JOHNSON, ARTHUR JUKES, physician and coroner; b. 20 Aug. 1848 in Yorkville (Toronto), son of William Arthur Johnson* and Laura Eliza Jukes; m. 14 July 1887 Sophia Maud Elliot Widder in Goderich, Ont., and they had two sons and a daughter; d. 9 June 1921 in Toronto.
Born in Yorkville while his father was a divinity student, Jukes Johnson spent most of his childhood years moving between Cobourg, Yorkville, and eventually Weston (Toronto), where W. A. Johnson was named rector of St Philip’s Church in 1856. His grandfathers had known each other in India, and both his parents had been born there. Lieutenant-Colonel John Johnson was an officer in the East India Company who held the position of aide-de-camp to the Duke of Wellington before emigrating to the Niagara District of Upper Canada in the 1830s; Dr Arthur Jukes served as an inspector of hospitals in India.
Johnson received his early education at Toronto’s Model Grammar School and then at Trinity College School in Weston, which had been founded by his father. After attending Trinity College, Toronto, in 1866-67, probably enrolled in the arts program, Johnson turned to the study of medicine. He was most likely influenced by the example of his grandfather Jukes and by his own father’s novice practice in the field. W. A. Johnson had studied some medicine at Guy’s Hospital in London, England, and was medical adviser to his Weston church community.
Johnson graduated from the University of Toronto with an mb in 1870. He would receive a second mb, ad eundem, from Trinity in 1892. Following graduation, he spent about two years in Britain, where his mother’s brothers were physicians. He took up postgraduate work and in 1871 was awarded membership in the Royal College of Surgeons of England. He worked as a surgeon at St Thomas’s Hospital in London. Johnson would become a member of the Pathological Society of London and a fellow of the Obstetrical Society of London and the Royal Microscopical Society.
After returning to Toronto in 1873, Johnson registered with the College of Physicians and Surgeons of Ontario and established a practice at 1 William Street (Yorkville Avenue). Two years later he became a coroner for York County. He was soon associated with the leading medical men of Toronto, including James Bovell*, Edward Mulberry Hodder*, and Cornelius James Philbrick, with whom, an obituary would state, he was “practically, if not actually, in partnership.” By 1885 he had built a combined house and office at 52 Bloor Street West in Toronto, where he would live until his death.
Johnson had taken a keen interest in pathology when he returned to Canada and worked for some time as a pathologist at Toronto General Hospital. His expert knowledge in medical jurisprudence, coroner’s experience, and reputation as being an independent in politics would lead to his appointment by the province as the first chief coroner of Toronto in June 1903. In this position Johnson’s duties were to supervise 30 associate coroners and to decide when there was to be an investigation into a death in the city. He headed inquests into fatalities resulting from train, car, and streetcar accidents or mishaps in the workplace, as well as deaths involving criminal action, and he had the power to issue arrest warrants.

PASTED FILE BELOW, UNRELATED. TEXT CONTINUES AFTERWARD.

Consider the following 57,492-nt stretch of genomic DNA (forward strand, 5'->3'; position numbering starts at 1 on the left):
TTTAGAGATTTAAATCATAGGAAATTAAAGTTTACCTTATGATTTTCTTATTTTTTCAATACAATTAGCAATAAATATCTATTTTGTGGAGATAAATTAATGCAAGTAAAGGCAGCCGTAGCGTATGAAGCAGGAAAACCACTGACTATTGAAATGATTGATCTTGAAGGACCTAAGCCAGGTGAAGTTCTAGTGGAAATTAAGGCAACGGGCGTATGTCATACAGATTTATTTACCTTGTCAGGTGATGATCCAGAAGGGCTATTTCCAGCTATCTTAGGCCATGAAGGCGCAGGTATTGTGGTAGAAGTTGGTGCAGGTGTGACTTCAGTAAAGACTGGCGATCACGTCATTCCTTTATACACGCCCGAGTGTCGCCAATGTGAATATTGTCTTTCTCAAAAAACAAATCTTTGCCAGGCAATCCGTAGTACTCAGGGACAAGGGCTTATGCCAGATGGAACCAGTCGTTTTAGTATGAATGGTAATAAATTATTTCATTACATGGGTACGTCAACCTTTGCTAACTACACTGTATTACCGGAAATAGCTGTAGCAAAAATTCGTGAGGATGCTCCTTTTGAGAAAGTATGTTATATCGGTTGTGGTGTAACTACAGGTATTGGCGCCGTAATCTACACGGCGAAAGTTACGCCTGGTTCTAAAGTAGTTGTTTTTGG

As a coroner, Johnson provided evidence for the crown in many criminal trials in the Toronto area and throughout the province. He was involved in 1890 in the Reginald Birchall* case, prosecuted by Britton Bath Osler*, brother of Johnson’s former schoolmate and fellow doctor William Osler*. In the famed Hyams brothers case of 1895-96 he contributed again as part of Osler’s prosecution team. The case revolved around the body of young William Chinook (Willie) Wells, who had died, apparently from an industrial accident, in 1893. Wells’s body was exhumed under orders from a Toronto coroner in 1895 when his sister revealed that a large insurance policy on her brother had been made out to her by her husband, Harry Place Hyams. Re-examination of the skull by Johnson and others brought Harry and his brother Dallas Theodore to trial on murder charges. Johnson was a witness for the prosecution, but the Hyamses were discharged in the end. In another case prosecuted by Osler, Olive Adele Sternaman was accused in 1897 of administering arsenic to her second husband, George H. Sternaman. Johnson, an expert in poisons, was the chief medical witness, heading the prosecution’s team of five doctors. Sternaman was convicted of murder, but acquitted the following year on appeal.
Johnson had a strong ideal of community service and was for many years an active member of the College of Physicians and Surgeons, sitting on its council in 1890-95 and 1903-21 and acting on the printing, education, registration, complaints, and property committees. He was also a consulting surgeon to Toronto General, St John’s, and St Michael’s hospitals. His academic contributions included service as a lecturer and examiner at Trinity College and Toronto General, membership on the board of governors of Trinity College School (1902-21), and a book, Inquests and investigations: a practical guide for the use of coroners holding inquests in Ontario . . . (Toronto, 1911). Jukes Johnson died of pancreatic cancer in June 1921 at his home in Toronto. A member of St Thomas’s Anglican Church, he was buried in St James’ Cemetery. In his will he left $5,000 to establish a hospital at Trinity College School as a memorial to his father.
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